Standard Active Last Updated: Mar 02, 2022
ASTM F3490-21

Standard Practice for Additive Manufacturing — General Principles — Overview of Data Pedigree

Significance and Use

5.1 This standard can be used by AM data-system developers to design or update a database that meets business and process requirements. The information modules provide a foundation for an AM data structure. Standard definitions of data elements, their data types, and allowable values can be used directly to define the attributes for AM databases.

5.2 This standard is intended for organizations and personnel who wish to share AM data or who develop AM data management systems. The information modules defined in this standard represent a primary set of AM concepts. These concepts can be used to develop a common data model and a common data-exchange format, thereby enabling the transfer of data between different AM data management systems. Since legacy AM data management systems may use different data element definitions, translators will be needed to map their proprietary data into the common data exchange format. This common format will support both exporting from and importing to the original native formats.

5.3 This standard serves as the source for creating common definitions of and representations for all the AM data elements that have been agreed-upon by the community. Previously, standard definitions existed for only a few, high-level, data elements. This limited the ability of organizations to share AM data elements that were not included in those standards. Additionally, most commercially available AM data management software applications used each organization’s internally defined data elements, thereby inadvertently hindering the ability to easily share full AM data sets with other organizations’ software solutions.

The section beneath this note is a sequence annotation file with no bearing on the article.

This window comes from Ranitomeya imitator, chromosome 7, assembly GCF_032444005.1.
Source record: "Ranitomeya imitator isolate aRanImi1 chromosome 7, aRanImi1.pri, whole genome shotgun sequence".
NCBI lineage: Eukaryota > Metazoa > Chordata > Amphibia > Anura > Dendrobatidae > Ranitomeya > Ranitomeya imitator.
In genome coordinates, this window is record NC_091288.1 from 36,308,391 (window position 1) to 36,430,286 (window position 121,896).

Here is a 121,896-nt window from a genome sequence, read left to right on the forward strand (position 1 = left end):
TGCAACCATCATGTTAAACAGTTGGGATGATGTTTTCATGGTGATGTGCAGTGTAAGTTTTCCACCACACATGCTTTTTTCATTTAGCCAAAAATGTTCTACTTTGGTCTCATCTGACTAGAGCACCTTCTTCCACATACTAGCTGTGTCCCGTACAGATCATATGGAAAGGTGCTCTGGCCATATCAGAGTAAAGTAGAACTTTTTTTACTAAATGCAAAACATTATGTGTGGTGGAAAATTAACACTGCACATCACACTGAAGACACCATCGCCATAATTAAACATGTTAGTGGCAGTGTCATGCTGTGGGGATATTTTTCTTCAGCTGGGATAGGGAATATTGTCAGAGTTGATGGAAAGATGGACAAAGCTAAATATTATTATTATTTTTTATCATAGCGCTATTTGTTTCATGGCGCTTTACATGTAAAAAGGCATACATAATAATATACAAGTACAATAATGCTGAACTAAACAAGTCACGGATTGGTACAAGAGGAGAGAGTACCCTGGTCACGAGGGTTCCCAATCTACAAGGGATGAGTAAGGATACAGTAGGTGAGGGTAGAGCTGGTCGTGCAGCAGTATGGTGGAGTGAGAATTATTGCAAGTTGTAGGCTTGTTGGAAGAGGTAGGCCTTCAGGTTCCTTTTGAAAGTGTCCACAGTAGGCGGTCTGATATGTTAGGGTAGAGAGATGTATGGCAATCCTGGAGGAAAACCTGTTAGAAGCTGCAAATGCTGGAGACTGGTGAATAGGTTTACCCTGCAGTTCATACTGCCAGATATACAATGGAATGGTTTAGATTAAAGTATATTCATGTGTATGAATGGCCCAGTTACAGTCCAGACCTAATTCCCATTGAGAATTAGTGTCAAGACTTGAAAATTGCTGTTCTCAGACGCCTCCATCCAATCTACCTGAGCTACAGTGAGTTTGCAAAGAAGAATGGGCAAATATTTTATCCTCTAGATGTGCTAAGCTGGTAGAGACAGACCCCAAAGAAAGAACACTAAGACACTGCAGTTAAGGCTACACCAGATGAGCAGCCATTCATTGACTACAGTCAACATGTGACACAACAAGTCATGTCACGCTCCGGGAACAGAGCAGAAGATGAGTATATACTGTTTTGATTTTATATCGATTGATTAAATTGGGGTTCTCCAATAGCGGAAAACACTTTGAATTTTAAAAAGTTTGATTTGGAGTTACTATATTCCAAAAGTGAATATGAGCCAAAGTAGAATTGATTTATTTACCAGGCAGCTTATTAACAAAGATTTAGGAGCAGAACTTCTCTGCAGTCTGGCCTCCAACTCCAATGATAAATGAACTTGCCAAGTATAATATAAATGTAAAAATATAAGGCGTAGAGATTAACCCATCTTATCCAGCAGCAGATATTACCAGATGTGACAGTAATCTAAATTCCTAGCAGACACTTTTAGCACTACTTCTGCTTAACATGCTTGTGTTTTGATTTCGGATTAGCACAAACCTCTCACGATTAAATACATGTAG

5.4 This standard significantly eases the communication and use of AM data elements across the industry. It does this by providing, in a single location, a common understanding of individual elements within 15 information modules. Each organization can have increased confidence in using and analyzing AM data sets that adhere to this standard, even when those data sets are generated by another organization. This standard will also provide a starting point from which to build a common data format that will facilitate the transfer of AM data sets among those organizations.

5.5 Not all the data elements are applicable to all the use cases. Some of the definitions of the data items are only applicable to certain cases. For example, “Specimen Orientation” and “Specimen Location” are only applicable to specimens extracted from a built part, not powder specimens.

Scope

1.1 The scope of this document outlines the interpretation of additive manufacturing (AM) data. Currently, legacy AM data is stored in different databases or data management systems, each of which uses its own data dictionary. A common data dictionary allows AM data pedigree to be discovered, mapped, federated, and analyzed to improve both the understanding and qualification of AM processes and parts.